Governor Jerry Brown today signed into law a historic measure that for the first time enables a limited number of California community colleges to offer four-year degrees.
Senate Bill (SB) 850, authored by State Senator Marty Block (D-San Diego), drew overwhelming bipartisan and business support because it addresses a growing need for the state to become more competitive in areas of high workforce demand.
The pilot program authorized under SB 850 allows up to 15 different community college districts to offer one baccalaureate degree each in select workforce majors starting on Jan. 1, 2015 and ending on July 1, 2023.
SB 850 stipulates that the four-year programs offered may not duplicate any currently available at the University of California (UC) or California State University (CSU). Regardless, the bill represents one of the most significant changes in the California Master Plan for Higher Education since its adoption in 1960. Until now, only the University of California (UC) and California State University (CSU) systems could offer public, four-year degrees.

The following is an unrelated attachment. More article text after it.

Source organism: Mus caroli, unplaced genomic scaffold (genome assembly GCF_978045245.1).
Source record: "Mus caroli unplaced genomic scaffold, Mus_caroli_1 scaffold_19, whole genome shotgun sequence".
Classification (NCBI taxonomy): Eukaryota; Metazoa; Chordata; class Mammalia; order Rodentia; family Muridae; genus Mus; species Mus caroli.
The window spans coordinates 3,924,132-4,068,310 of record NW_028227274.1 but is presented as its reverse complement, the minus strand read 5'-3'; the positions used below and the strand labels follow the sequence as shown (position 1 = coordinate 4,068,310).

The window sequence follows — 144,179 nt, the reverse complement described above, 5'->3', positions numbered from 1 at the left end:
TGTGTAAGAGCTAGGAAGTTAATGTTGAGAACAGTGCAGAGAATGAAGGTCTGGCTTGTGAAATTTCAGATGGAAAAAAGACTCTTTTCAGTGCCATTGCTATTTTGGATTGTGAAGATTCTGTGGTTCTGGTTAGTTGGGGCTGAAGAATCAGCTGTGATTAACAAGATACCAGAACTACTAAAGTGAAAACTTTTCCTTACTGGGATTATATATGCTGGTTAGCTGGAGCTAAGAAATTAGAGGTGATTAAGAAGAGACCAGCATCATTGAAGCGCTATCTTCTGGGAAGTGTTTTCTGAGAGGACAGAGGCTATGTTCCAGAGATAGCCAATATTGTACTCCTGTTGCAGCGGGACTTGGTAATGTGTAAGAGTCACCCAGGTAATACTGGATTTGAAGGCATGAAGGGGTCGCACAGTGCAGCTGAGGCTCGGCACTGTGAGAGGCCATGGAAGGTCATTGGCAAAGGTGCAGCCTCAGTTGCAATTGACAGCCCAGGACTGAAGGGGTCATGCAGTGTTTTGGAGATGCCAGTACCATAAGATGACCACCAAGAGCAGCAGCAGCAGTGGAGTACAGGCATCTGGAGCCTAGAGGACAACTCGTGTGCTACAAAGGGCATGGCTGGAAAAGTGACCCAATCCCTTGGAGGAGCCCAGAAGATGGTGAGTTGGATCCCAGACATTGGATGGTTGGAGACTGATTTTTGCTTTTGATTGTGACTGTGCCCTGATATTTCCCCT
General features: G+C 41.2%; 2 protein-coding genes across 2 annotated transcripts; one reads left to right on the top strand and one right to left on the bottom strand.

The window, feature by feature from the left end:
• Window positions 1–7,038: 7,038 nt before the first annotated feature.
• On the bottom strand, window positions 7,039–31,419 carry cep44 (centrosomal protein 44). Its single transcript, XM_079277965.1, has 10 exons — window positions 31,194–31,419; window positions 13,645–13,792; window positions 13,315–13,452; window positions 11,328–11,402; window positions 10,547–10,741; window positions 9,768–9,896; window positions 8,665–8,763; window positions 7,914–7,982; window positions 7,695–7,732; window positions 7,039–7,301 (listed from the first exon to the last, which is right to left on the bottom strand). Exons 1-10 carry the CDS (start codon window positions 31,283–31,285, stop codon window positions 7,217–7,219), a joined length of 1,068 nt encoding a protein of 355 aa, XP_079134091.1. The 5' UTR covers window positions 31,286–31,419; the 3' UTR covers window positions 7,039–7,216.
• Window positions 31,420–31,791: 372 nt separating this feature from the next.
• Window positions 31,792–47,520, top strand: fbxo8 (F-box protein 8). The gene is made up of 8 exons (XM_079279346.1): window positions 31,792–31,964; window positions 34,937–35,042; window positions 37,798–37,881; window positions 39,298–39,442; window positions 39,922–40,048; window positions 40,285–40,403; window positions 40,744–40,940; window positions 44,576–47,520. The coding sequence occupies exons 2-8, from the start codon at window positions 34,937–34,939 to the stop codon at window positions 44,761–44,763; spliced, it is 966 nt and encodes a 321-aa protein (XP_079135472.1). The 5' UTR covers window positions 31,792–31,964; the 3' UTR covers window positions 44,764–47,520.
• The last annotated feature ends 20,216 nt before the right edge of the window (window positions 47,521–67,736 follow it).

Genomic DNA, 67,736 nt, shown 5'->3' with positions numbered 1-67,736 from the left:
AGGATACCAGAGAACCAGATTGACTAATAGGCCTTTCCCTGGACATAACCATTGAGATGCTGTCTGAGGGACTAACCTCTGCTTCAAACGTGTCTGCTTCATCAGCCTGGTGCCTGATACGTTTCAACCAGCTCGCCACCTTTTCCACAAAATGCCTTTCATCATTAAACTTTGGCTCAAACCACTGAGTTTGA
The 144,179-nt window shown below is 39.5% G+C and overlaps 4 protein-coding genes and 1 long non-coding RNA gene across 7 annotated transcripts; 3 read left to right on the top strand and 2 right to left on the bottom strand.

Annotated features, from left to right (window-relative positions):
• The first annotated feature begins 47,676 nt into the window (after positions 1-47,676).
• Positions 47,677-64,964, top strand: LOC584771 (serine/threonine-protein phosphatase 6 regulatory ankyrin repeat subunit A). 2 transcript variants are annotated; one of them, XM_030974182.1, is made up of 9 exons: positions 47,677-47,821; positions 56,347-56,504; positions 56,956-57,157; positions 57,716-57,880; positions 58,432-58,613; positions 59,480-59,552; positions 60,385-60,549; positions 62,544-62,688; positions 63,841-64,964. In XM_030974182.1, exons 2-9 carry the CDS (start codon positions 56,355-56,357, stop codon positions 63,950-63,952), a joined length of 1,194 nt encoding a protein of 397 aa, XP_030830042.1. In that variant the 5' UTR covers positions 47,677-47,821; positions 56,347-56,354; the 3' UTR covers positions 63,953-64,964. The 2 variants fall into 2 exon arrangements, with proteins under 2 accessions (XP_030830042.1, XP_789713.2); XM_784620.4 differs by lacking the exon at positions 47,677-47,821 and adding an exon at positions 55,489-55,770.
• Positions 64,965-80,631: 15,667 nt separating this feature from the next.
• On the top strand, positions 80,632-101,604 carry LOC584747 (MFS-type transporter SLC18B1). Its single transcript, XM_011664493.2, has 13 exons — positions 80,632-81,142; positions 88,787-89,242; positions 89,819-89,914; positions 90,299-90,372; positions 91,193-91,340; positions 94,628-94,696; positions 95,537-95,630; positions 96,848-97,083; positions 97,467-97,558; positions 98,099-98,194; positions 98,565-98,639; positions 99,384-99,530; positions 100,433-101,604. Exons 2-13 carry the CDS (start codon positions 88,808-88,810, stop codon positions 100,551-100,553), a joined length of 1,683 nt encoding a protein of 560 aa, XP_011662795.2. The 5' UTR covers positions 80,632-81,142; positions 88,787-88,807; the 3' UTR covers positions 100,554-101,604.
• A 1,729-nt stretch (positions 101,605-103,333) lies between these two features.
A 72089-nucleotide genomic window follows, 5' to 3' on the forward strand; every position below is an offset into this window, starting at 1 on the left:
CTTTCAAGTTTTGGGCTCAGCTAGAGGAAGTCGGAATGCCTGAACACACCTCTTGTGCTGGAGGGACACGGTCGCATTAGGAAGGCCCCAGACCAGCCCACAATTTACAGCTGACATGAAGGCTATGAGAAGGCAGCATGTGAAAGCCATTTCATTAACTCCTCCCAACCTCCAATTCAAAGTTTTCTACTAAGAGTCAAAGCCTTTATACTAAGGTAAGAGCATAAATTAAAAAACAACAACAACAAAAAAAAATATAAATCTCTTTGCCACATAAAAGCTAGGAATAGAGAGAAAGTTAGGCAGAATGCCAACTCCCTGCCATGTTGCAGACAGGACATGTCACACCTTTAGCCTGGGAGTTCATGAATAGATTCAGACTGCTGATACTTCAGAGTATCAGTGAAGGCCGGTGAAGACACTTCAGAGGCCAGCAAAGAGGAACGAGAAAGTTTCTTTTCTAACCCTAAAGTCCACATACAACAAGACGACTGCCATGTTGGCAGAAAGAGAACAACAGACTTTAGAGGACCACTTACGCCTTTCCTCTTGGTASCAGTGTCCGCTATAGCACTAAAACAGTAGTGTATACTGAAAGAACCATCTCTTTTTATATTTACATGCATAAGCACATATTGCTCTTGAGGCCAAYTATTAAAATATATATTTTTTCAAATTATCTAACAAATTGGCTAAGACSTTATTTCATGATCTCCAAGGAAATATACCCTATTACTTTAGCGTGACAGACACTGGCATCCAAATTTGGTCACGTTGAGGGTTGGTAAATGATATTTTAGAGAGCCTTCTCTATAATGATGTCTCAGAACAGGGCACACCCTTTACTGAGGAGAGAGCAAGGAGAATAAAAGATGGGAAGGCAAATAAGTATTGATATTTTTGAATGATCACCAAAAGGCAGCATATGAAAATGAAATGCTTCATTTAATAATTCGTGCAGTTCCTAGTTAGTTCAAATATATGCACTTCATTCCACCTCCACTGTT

San Diego Community College District Chancellor Constance M. Carroll served on the state’s baccalaureate study group and has chaired the statewide coalition that provided advocacy for the passage of SB 850.
“Our entire coalition of supporters is delighted by this good news,” said Carroll. “It is imperative for community colleges to ensure that students are well prepared and competitive for the many jobs and careers that now require bachelor’s degrees as entry-level preparation. Education for the workforce is one of the top community college missions and, thanks to Senator Block and Governor Brown, we have an important new pathway for that mission.”
Chancellor Carroll says programs which might be offered include…
Featured Photo: California Governor Jerry Brown